On April 28, the Federal Maritime Commission (FMC) released the text of its Final Interpretive Rule on Demurrage and Detention under the Shipping Act (Final Interpretive Rule), which will govern how the FMC assesses whether detention or demurrage practices are unjust or unreasonable. The Final Interpretive Rule will take effect upon publication in the Federal Register, which is expected soon.
"Detention and demurrage" includes any charges, including "per diem," assessed by ocean common carriers, marine terminal operators, or ocean transportation intermediaries (when acting as carriers) related to the use of marine terminal space (e.g., land) or shipping containers, not including freight charges.
Based on the Final Interpretive Rule, Commission assessments of whether demurrage and detention practices are "just and reasonable" under the Shipping Act1 will be guided by an "incentive principle," under which the Commission will consider whether detention and demurrage practices "are serving their intended primary purposes as financial incentives to promote freight fluidity." In applying this principle, the Commission will consider a list of factors, including:
- Cargo availability;
- Empty container return;
- Notice of cargo availability; and
- Government inspections.
In addition, the Final Interpretive Rule states that the Commission may consider the characteristics and clarity of the detention and demurrage policy. Finally, the FMC has emphasized that the factors listed in the Final Interpretive Rule are non-exclusive and that it would consider extenuating circumstances as well.
The Final Interpretive Rule is a direct product of the FMC's Fact Finding Investigation No. 28, launched in March 2018 in response to complaints from U.S. importers, exporters, transportation intermediaries, and drayage truckers about the demurrage and detention practices of ocean common carriers and marine terminal operators. In comments published on April 29 on the Final Interpretive Rule, FMC Chairman Michael A. Khouri noted that future FMC actions on detention and demurrage "may include Notices of Inquiry (NOIs) into various focused fact scenarios. These NOIs will be designed to bring public awareness to problematic business practices and provide further clarity to potential applications of the Interpretive Rule."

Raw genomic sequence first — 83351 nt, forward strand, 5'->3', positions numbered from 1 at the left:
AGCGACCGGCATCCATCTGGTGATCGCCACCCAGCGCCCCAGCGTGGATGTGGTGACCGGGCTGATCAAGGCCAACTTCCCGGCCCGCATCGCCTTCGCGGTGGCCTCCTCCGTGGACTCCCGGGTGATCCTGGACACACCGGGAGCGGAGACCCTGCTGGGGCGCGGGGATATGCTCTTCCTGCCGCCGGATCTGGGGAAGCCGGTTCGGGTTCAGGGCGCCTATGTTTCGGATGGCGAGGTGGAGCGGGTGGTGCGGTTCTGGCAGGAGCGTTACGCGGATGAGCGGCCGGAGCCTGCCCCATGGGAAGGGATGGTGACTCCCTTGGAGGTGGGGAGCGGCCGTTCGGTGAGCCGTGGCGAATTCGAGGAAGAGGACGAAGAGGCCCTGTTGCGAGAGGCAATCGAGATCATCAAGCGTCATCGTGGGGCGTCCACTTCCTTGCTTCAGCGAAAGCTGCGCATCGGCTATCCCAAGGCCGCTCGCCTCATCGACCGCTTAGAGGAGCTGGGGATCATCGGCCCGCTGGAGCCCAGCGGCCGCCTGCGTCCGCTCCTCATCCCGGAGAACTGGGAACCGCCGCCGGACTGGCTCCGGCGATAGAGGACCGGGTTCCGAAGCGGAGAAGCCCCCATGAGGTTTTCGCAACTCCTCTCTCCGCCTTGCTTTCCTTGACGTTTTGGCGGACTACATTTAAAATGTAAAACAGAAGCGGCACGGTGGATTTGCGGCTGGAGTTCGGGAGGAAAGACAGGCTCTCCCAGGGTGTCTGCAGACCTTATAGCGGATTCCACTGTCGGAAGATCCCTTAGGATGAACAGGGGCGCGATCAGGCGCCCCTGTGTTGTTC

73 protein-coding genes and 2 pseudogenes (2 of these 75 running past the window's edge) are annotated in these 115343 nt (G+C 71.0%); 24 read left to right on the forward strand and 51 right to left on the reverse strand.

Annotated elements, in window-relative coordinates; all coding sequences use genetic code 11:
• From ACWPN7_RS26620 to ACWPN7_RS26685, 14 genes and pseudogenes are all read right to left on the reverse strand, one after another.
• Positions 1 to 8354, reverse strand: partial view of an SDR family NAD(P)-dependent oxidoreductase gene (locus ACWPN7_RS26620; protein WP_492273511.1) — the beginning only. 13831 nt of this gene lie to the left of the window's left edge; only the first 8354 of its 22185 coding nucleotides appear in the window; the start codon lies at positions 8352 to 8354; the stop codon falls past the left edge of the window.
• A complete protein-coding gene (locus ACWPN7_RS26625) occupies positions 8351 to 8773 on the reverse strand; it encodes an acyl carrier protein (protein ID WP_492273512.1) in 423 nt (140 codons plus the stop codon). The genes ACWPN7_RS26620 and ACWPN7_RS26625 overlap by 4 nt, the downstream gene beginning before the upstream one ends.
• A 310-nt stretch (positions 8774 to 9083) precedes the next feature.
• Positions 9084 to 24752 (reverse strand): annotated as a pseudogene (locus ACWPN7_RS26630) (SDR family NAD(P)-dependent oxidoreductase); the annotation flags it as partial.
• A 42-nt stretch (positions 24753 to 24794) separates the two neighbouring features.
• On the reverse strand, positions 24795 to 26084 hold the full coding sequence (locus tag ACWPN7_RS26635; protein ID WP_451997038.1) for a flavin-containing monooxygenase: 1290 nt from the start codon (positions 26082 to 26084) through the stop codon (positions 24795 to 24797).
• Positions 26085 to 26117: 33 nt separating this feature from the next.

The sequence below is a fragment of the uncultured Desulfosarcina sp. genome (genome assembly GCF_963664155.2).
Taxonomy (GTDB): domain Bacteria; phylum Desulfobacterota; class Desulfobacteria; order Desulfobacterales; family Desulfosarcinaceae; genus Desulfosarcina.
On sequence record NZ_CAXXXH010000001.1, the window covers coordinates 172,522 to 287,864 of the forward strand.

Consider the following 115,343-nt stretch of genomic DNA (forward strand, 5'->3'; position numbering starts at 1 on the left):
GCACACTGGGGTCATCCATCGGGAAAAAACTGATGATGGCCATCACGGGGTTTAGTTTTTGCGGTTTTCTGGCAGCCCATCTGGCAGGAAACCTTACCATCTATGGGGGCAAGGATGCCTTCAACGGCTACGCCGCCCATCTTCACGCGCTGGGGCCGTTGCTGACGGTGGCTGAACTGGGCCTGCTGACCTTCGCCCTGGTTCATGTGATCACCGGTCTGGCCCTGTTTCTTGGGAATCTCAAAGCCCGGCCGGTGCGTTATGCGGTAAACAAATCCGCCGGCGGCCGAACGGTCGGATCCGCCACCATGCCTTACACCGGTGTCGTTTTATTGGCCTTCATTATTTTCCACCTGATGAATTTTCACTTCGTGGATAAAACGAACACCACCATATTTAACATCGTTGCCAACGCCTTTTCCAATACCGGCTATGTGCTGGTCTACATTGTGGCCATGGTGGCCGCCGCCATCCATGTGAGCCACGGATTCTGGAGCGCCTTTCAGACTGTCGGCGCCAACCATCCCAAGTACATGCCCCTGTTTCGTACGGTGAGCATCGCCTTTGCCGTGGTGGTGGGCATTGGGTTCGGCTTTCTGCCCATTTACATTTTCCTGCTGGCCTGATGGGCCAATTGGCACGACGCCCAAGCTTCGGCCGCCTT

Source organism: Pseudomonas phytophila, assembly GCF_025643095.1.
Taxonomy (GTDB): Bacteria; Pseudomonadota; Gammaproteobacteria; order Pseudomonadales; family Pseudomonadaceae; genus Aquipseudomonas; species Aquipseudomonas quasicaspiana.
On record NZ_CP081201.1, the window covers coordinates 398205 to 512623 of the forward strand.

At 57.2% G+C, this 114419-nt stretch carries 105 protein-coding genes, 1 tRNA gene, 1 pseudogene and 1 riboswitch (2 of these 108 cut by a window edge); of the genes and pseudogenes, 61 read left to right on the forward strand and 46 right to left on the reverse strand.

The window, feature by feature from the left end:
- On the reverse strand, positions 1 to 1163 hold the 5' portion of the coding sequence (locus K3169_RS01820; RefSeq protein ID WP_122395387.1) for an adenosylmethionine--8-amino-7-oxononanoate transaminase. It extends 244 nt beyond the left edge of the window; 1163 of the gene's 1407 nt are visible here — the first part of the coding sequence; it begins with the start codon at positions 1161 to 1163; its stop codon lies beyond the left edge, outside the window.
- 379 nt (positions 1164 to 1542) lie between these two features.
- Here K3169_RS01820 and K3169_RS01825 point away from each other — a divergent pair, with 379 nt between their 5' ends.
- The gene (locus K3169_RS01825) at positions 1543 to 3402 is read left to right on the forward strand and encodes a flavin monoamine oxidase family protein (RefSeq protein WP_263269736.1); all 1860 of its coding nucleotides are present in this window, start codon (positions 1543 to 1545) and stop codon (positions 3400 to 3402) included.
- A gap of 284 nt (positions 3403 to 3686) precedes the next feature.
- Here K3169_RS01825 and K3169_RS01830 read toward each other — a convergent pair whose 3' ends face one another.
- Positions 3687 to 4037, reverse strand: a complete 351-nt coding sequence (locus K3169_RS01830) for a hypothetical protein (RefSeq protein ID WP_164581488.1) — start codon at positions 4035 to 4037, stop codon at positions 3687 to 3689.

Both the text of the Final Interpretive Rule and Chairman Khouri's comments signal that, after a long period of investigation and industry engagement, the FMC will more forcefully and actively regulate detention and demurrage practices and seek to set a clearer standard for what is and is not "reasonable." These developments will undoubtedly significantly impact parties on all sides of these detention and demurrage policies.
If you have questions about how these new standards regulating detention and demurrage may impact your company, please contact Venable's International Trade and Logistics Group.